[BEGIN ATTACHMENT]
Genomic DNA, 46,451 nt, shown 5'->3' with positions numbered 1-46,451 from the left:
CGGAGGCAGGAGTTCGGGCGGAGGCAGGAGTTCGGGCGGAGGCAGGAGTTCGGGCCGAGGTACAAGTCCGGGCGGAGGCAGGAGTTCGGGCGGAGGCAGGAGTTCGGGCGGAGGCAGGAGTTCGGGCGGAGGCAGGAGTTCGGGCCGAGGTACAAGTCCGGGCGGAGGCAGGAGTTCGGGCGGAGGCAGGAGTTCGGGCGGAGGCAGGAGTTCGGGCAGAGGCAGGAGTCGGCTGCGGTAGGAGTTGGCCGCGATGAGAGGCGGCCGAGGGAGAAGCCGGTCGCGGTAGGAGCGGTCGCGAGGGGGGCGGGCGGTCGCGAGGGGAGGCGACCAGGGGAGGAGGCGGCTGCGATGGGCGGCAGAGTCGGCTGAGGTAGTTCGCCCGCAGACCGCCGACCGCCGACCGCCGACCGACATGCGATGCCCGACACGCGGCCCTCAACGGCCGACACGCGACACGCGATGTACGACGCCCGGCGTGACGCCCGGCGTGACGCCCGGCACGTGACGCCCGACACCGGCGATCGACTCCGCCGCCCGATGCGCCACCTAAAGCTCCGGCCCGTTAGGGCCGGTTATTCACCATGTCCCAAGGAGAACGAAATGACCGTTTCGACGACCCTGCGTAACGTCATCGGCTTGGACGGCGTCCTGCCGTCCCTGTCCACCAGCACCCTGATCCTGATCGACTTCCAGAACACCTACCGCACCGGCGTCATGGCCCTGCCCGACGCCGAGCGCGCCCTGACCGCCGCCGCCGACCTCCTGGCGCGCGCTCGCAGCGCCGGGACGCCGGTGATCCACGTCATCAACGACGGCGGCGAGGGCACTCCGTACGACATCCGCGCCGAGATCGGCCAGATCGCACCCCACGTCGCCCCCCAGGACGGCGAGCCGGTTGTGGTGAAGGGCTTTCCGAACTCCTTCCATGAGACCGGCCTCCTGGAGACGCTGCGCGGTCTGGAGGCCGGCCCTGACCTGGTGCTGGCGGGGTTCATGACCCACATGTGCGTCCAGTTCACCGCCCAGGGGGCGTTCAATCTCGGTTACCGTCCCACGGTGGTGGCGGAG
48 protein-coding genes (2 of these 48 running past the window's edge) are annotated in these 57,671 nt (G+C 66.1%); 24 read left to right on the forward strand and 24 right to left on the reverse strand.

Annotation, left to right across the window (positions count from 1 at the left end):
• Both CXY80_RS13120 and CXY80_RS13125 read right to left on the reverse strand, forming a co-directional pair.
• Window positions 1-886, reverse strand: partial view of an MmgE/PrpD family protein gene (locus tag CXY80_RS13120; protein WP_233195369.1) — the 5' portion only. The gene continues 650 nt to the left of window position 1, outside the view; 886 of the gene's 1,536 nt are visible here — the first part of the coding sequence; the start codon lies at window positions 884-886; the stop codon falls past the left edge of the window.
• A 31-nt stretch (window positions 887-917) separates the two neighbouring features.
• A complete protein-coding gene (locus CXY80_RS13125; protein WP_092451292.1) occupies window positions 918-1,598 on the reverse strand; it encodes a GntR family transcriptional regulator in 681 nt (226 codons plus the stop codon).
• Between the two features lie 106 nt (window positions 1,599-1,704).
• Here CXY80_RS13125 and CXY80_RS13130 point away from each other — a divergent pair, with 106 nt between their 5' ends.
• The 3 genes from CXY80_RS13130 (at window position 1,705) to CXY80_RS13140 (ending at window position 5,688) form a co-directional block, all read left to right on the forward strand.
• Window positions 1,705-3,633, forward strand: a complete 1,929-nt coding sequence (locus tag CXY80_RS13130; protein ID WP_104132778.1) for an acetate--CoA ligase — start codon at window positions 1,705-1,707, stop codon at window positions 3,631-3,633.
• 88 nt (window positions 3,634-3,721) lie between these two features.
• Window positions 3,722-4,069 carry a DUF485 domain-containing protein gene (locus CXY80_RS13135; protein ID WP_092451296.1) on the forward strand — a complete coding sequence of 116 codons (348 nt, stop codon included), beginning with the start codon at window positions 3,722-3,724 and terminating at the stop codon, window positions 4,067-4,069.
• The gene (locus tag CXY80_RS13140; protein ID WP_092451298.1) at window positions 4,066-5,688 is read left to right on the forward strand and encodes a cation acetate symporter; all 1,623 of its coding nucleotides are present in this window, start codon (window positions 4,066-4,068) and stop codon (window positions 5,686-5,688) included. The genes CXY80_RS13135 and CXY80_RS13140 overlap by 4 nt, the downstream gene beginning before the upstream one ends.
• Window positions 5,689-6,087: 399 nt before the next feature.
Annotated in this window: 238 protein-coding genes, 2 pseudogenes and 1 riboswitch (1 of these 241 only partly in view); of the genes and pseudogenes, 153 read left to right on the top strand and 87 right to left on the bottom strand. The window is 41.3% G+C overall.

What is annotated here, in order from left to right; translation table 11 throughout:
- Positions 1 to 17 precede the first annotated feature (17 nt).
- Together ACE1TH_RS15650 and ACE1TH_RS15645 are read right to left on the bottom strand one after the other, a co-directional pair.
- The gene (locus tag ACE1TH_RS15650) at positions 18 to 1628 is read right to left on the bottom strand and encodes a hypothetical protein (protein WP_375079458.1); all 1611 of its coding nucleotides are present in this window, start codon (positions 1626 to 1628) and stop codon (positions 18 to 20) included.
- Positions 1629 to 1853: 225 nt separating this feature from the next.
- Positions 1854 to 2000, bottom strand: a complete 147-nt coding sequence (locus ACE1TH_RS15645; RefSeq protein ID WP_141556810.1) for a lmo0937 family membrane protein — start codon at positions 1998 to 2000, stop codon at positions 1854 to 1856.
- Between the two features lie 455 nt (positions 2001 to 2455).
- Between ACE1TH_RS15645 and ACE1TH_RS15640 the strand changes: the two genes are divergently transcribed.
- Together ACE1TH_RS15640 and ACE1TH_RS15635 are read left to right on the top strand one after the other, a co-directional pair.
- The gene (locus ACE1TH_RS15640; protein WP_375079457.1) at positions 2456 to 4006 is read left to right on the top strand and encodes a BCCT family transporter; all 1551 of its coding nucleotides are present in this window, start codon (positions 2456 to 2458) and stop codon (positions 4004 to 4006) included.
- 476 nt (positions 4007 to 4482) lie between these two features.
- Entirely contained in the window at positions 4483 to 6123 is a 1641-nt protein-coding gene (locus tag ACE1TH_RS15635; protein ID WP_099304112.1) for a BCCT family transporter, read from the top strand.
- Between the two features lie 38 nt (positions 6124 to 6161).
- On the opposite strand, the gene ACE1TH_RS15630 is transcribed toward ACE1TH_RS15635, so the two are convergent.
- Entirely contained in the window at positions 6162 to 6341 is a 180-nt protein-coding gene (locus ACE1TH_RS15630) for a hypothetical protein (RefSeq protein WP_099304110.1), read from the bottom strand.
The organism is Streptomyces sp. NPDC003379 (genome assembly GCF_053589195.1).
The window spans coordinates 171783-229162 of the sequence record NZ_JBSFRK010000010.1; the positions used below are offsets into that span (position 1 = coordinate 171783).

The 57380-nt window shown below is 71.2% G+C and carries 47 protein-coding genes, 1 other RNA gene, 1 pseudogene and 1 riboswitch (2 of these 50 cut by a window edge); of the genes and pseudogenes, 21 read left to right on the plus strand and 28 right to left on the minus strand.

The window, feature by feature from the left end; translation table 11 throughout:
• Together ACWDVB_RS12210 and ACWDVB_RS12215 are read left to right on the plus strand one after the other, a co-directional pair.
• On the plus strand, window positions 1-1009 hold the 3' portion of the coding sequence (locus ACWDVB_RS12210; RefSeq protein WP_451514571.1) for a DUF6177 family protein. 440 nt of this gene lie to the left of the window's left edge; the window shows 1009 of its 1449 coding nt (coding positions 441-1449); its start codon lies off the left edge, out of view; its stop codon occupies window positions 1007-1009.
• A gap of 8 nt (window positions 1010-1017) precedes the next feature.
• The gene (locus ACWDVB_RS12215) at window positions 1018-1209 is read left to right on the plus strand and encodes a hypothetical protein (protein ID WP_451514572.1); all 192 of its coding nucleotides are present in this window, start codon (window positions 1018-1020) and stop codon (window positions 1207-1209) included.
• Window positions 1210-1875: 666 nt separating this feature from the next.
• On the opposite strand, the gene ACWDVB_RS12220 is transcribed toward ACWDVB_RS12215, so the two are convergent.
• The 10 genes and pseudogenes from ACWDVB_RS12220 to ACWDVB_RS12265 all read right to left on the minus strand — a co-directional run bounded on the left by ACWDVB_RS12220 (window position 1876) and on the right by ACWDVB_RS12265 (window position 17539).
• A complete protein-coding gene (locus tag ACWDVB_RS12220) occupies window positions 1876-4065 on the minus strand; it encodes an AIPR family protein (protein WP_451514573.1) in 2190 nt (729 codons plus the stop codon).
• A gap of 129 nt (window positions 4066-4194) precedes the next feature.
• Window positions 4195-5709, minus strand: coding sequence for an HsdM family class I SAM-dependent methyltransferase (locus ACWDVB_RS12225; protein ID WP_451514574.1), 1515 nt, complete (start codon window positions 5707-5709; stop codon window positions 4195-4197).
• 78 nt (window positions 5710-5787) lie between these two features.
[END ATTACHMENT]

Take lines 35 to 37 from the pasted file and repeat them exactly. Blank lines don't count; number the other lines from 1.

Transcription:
The 57380-nt window shown below is 71.2% G+C and carries 47 protein-coding genes, 1 other RNA gene, 1 pseudogene and 1 riboswitch (2 of these 50 cut by a window edge); of the genes and pseudogenes, 21 read left to right on the plus strand and 28 right to left on the minus strand.

The window, feature by feature from the left end; translation table 11 throughout:
• Together ACWDVB_RS12210 and ACWDVB_RS12215 are read left to right on the plus strand one after the other, a co-directional pair.